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1 - Persistence
This section covers a basic overview of how Horta persists neurons, workspaces, samples and preferences.
Asynchronous vs synchronous saving
The final persistence store for Horta is in MongoDB, a document database, whether or not the data being saved is asynchronous or synchronous. Most Horta data is saved synchronously; the purpose of the asynchronous saving is to:
Ease the burden on the annotator to constantly save their work
Share annotations in realtime with other annotators or machine algorithms working in the same workspace
All access to MongoDB is wrapped by a RESTful API, jacs-sync, with a number of endpoints for CRUD operations for TmWorkspace, TmSample, and TmNeuronMetadata. The basic class/component diagram is shown below. When a workspace is first loaded, it relies on NeuronModelAdapter to stream in parallel all the neuron annotations for that workspace into the client app. The following initialization steps are performed with the annotation data:
Concurrent map in NeuronModel is populated:
LoadWorkspace/Sample events are fired to notify relevant GUI panels to update
Spatial Filters are initialized with vertices (TmGeoAnnotations) from the neurons for snapping and general neighborhood convenience methods
Once the workspace is initialized and the annotator makes a change to a neuron, the entire neuron is serialized into an AMQP message and sent through the NeuronModelAdapter using RabbitMQ. When a client first starts up, it creates a temperorary queue that both publishes to a RabbitMQ topic exchange (ModelUpdates). Another service, jacs-messaging, listens to this exchange using the UpdateProcessor queue, and consumes messages of the exchange. It determines how to process these messages and if it requires persisting the neuron to the db, connects over the REST API to the jacs-sync service to perform the operation.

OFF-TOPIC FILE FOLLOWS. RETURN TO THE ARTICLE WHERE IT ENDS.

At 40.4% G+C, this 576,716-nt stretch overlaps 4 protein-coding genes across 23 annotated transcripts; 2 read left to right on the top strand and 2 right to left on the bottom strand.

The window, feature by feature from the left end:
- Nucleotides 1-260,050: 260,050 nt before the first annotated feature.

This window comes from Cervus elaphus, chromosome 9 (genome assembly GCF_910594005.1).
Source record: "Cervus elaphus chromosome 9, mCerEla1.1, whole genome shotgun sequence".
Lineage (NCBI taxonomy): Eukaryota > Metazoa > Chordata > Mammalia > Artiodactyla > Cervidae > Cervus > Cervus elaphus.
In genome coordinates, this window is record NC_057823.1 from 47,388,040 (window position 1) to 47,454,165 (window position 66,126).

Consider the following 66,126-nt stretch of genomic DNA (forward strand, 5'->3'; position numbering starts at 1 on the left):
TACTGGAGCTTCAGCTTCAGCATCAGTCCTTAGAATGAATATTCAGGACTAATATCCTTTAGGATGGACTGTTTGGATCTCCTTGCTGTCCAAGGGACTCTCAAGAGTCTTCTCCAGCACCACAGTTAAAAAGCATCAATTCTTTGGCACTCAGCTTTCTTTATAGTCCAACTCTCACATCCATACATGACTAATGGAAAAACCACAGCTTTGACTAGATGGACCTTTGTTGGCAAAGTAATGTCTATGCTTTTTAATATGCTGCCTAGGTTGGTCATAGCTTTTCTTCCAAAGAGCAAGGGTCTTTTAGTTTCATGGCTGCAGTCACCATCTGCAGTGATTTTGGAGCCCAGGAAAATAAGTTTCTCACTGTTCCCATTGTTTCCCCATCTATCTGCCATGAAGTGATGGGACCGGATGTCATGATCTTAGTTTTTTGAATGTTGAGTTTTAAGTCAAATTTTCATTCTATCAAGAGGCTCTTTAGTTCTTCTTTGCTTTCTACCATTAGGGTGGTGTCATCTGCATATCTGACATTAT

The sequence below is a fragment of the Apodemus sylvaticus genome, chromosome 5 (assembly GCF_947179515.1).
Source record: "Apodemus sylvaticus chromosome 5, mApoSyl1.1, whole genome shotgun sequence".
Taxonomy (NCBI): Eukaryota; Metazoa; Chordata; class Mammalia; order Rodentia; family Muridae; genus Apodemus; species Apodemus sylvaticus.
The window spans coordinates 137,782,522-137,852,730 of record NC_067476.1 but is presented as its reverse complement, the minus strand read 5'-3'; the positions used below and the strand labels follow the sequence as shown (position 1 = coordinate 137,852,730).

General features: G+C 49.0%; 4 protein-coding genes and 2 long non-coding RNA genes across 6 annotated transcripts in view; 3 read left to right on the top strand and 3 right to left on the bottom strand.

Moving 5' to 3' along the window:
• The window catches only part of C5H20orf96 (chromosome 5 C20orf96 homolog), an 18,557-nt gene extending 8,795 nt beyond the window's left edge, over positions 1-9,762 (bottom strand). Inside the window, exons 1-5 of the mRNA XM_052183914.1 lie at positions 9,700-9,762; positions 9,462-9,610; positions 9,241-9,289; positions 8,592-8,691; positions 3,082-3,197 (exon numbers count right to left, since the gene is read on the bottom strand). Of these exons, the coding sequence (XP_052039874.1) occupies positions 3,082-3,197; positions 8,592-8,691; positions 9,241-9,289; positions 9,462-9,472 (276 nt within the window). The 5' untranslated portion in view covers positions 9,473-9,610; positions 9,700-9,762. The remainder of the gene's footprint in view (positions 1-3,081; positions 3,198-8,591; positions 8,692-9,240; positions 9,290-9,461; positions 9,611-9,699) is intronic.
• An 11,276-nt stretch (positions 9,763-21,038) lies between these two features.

Once the operation is complete, an acknowledgement/update message is posted on the RabbitMQ fanout exchange, ModelRefresh. If there are any errors, they get posted on the ModelError exchange. All the clients are subscribed the ModelRefresh exchange, so they get notifications on any neuron changes. These are processed as multi-threaded callbacks in RefreshHandler, which filters based off the current workspace and fires update events if the message is relevant.
2 - Tiled Imagery
Horta’s 2D and 3D viewer were originally 2 separate visualization packages, so the way that they load tile imagery is quite different. Horta2D was called LVV (Large Volume Viewer) and exclusively loads many 2D slices from a TIFF Octree at a specific resolution to produce a mosaic that fills the window. These 2D slices are retrieved from the jacs-sync REST API based off the current focus on the window.